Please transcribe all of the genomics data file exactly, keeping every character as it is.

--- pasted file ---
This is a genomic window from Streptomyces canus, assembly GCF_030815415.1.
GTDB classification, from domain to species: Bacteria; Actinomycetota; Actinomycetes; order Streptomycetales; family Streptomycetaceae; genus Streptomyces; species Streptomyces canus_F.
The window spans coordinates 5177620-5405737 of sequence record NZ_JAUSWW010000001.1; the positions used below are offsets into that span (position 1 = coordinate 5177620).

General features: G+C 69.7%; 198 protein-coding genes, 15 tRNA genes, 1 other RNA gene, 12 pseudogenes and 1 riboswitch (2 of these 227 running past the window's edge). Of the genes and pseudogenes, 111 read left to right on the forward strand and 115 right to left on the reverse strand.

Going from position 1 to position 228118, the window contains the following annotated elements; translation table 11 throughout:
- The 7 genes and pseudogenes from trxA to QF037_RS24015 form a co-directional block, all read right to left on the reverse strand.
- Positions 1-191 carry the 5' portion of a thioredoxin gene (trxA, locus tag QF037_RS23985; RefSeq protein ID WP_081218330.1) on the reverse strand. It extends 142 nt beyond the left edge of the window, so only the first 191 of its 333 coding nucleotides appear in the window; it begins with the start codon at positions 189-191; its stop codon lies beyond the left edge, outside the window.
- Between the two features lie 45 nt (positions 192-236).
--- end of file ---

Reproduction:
This is a genomic window from Streptomyces canus, assembly GCF_030815415.1.
GTDB classification, from domain to species: Bacteria; Actinomycetota; Actinomycetes; order Streptomycetales; family Streptomycetaceae; genus Streptomyces; species Streptomyces canus_F.
The window spans coordinates 5177620-5405737 of sequence record NZ_JAUSWW010000001.1; the positions used below are offsets into that span (position 1 = coordinate 5177620).

General features: G+C 69.7%; 198 protein-coding genes, 15 tRNA genes, 1 other RNA gene, 12 pseudogenes and 1 riboswitch (2 of these 227 running past the window's edge). Of the genes and pseudogenes, 111 read left to right on the forward strand and 115 right to left on the reverse strand.

Going from position 1 to position 228118, the window contains the following annotated elements; translation table 11 throughout:
- The 7 genes and pseudogenes from trxA to QF037_RS24015 form a co-directional block, all read right to left on the reverse strand.
- Positions 1-191 carry the 5' portion of a thioredoxin gene (trxA, locus tag QF037_RS23985; RefSeq protein ID WP_081218330.1) on the reverse strand. It extends 142 nt beyond the left edge of the window, so only the first 191 of its 333 coding nucleotides appear in the window; it begins with the start codon at positions 189-191; its stop codon lies beyond the left edge, outside the window.
- Between the two features lie 45 nt (positions 192-236).